This is what many Rheumatologists have to deal with in their practices. People come in allergic to themselves, with well studied immune diseases, and refuse to believe the answer is just that they are really just allergic to themselves. Now that is far more simplified that the true explanation of immune diseases. You can’t take a Claritan like you can when your spouse brings home a cat. You can’t just wash the bedding and or wait for Spring to be over. You are stuck with you 24 hours a day.
People can’t take a diagnosis that doesn’t make sense. I’ve often felt one of the problems if Evolution is that it seems to work just well enough.
Many of these immune diseases don’t become a real problem until the person is over the age of procreation. My own illness didn’t really kick in until I was over age 50. I’m not needed, so my having this disease isn’t a problem for the survival of the species. In the past, people with my disease died at a young age, or simply took to bed. I would be bed ridden and in a nursing home if it were not for modern medications and a lot of support. I take medications not only for my illness, but for the side effects of my illness and other complications caused by only being able to manage my disease, not cure it.
People do not like taking a lot of medication.
It’s not natural, and certainly I’m kept alive by a lot of chemicals.
Surely, there must be some other cause or explanation as medicine poorly controls many of these diseases, and most end in early death and much suffering and pain for those afflicted. The progression process of many of these diseases also makes for a grim diagnosis. People like hope. Medicine does not give false hope.
Some of us adjust. We look around and appreciate what we have done, and realize our health is our job now. Medicine is indeed young. We are not reaping the benefit of generations of cures. We have advanced so much with communication and computers, but I always thought as a child we would have cured cancer by now. Still, computers and technology hold the key in helping scientists study and test new treatments and perhaps cures.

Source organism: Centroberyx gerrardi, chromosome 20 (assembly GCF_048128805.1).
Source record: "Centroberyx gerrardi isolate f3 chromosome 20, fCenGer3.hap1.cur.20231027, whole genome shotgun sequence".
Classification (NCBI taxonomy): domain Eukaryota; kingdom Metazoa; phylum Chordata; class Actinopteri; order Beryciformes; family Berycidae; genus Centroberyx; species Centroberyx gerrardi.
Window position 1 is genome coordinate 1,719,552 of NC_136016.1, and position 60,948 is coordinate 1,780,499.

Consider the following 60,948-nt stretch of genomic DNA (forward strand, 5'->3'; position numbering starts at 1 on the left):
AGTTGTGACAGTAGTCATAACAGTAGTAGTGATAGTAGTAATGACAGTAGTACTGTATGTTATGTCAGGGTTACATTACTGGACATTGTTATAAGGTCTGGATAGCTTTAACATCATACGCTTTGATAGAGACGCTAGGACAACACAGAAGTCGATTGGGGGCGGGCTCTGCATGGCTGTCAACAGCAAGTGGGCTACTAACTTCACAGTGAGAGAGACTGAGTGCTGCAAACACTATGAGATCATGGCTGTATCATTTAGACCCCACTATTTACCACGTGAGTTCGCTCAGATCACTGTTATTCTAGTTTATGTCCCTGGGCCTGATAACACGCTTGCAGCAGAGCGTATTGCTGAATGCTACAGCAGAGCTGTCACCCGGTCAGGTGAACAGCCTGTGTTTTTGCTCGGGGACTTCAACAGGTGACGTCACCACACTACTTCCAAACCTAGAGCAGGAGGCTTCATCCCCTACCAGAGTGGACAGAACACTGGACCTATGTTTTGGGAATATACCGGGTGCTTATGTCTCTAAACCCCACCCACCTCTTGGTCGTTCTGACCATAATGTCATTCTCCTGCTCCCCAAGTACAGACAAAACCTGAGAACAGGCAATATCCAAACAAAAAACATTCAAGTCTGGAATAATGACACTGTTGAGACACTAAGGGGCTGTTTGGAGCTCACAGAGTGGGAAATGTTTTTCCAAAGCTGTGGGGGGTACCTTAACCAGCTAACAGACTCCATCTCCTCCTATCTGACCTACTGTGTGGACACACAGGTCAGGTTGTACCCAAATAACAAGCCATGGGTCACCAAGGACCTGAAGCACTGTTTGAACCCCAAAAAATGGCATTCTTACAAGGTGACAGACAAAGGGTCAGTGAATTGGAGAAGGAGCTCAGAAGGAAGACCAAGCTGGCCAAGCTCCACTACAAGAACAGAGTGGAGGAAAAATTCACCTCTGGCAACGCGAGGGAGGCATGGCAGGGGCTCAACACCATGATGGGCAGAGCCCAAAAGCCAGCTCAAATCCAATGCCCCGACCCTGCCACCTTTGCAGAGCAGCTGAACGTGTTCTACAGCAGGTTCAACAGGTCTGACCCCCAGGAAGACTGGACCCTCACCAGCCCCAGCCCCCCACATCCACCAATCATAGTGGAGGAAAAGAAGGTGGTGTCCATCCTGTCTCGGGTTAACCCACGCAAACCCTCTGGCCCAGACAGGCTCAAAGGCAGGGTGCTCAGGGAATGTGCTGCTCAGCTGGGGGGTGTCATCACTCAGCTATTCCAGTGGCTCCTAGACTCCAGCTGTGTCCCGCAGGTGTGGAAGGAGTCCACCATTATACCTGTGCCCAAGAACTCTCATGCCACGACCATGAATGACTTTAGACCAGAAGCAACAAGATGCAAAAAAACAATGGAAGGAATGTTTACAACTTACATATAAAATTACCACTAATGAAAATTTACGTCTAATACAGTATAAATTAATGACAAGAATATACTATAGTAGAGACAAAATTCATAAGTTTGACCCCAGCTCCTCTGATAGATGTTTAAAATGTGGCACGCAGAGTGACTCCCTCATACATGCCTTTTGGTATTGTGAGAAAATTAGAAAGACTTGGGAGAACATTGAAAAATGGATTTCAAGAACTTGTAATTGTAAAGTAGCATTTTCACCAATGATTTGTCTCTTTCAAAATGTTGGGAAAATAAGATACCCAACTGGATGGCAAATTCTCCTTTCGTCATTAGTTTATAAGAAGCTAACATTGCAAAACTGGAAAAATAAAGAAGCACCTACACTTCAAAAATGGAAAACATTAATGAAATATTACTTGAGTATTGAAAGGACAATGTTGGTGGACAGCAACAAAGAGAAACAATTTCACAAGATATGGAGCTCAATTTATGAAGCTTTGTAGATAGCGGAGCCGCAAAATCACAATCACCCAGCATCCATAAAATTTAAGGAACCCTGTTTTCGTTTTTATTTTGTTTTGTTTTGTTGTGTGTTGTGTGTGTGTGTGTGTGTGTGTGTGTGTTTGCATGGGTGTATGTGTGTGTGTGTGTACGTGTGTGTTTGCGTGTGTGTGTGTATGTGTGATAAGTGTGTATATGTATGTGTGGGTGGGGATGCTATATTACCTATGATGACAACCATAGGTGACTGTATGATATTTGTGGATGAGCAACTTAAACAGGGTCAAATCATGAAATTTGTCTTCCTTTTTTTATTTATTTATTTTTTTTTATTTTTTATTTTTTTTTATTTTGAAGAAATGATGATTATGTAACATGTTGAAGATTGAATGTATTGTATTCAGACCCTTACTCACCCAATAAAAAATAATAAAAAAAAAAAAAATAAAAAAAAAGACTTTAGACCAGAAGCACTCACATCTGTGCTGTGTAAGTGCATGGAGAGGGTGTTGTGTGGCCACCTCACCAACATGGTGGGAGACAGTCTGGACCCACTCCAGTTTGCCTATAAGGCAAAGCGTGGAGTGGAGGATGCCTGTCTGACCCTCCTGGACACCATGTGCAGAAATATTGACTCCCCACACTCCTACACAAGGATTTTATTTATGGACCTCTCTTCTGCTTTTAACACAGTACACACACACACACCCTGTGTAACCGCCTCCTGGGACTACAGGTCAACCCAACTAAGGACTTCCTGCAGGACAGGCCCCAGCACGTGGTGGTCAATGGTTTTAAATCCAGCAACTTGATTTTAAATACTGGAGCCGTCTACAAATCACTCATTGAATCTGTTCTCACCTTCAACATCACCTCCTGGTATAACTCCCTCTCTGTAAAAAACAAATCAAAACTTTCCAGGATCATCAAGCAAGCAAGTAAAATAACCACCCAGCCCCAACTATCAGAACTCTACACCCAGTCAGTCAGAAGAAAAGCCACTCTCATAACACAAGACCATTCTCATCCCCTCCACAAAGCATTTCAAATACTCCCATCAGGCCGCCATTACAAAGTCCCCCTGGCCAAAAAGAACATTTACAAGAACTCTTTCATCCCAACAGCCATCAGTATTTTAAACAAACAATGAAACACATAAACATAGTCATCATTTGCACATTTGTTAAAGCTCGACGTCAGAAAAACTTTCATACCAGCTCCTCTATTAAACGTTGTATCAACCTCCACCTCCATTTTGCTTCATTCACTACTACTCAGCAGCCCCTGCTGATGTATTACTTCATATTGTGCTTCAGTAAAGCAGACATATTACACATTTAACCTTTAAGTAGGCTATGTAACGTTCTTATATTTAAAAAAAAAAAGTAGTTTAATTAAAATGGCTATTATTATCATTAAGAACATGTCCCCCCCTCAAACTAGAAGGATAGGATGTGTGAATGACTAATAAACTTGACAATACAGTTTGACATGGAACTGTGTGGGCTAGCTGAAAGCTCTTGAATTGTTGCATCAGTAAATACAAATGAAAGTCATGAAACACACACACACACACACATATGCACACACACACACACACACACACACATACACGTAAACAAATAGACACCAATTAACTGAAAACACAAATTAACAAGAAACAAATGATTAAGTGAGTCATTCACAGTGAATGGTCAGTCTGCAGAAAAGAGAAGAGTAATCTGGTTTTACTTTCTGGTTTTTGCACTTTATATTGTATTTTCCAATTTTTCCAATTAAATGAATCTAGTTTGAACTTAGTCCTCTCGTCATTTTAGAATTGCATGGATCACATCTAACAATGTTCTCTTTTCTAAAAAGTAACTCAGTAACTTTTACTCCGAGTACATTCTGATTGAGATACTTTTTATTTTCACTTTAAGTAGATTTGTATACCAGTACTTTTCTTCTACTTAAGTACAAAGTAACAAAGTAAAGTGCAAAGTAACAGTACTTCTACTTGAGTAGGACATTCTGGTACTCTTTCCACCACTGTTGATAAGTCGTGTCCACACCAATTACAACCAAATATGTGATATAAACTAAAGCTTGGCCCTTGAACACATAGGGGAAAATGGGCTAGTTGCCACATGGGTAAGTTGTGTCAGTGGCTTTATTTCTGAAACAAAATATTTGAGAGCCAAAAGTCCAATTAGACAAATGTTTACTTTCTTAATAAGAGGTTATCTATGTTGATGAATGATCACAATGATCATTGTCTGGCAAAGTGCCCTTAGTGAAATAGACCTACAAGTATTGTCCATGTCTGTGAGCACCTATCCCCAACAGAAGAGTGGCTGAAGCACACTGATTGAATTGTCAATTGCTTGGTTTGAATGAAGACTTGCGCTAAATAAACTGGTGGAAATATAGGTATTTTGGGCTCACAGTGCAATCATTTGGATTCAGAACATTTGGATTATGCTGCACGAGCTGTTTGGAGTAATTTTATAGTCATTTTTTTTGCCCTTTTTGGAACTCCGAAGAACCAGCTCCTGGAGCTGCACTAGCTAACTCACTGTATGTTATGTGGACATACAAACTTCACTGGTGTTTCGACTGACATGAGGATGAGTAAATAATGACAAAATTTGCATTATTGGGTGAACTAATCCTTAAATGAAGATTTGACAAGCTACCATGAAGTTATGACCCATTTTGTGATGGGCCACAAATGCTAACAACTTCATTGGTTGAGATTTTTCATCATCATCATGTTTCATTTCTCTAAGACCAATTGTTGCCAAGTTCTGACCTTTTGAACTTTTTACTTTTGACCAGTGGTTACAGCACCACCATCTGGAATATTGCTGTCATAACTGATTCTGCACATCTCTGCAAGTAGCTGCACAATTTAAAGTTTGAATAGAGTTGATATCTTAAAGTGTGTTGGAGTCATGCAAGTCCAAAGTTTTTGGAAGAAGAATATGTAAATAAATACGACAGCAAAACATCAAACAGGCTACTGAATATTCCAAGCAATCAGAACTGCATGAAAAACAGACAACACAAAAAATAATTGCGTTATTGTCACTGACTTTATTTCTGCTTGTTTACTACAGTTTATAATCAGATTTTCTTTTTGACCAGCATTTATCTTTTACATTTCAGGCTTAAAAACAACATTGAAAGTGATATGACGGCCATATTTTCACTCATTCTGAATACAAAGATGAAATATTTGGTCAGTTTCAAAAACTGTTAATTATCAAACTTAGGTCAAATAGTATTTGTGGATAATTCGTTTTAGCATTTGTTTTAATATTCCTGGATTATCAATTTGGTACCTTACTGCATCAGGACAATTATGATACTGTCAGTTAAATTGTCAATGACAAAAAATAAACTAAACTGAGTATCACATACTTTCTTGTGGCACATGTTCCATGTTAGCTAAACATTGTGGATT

Until then, people will walk into the doctors office and believe that they are allergic to this modern age. Media scares about our food, our digestion, our weight and our modern technology makes sense to someone at war with their own body. It seems far more plausible than “I’m allergic to myself.”
I give great thanks to my own Rheumatologist who has taken the time to always update me about my illness. I’m on several new drugs, gladly testing as my children are grown and Evolution is right – I’m not really needed the way parents of young children, or indeed children, with this illness are needed. That’s where my faith in humanity comes from.
If caring could cure immune diseases, my doctor would have no patients.
People in the medical community that work in Neurology, Rheumatology and several other fields have few patients that are cured. They are in it with their patients, just managing brutal illnesses with no cure yet. Why anyone would go into such fields is beyond me, but I am certainly glad my doctors did choose medicine.
They are even nice to those that come in and say “I’m allergic to the internet.”
Reblogged this on byronsheroes and commented:
from my other blog, a bit of a crossover! I’m allergic to myself!!
I am new to your blog and this was my second read (the first was about the Bigfoot Club).
Thanks for sharing this post. It warns us about life that sometimes (most times?) we forget.
Hope you keep your sublte sense of humor!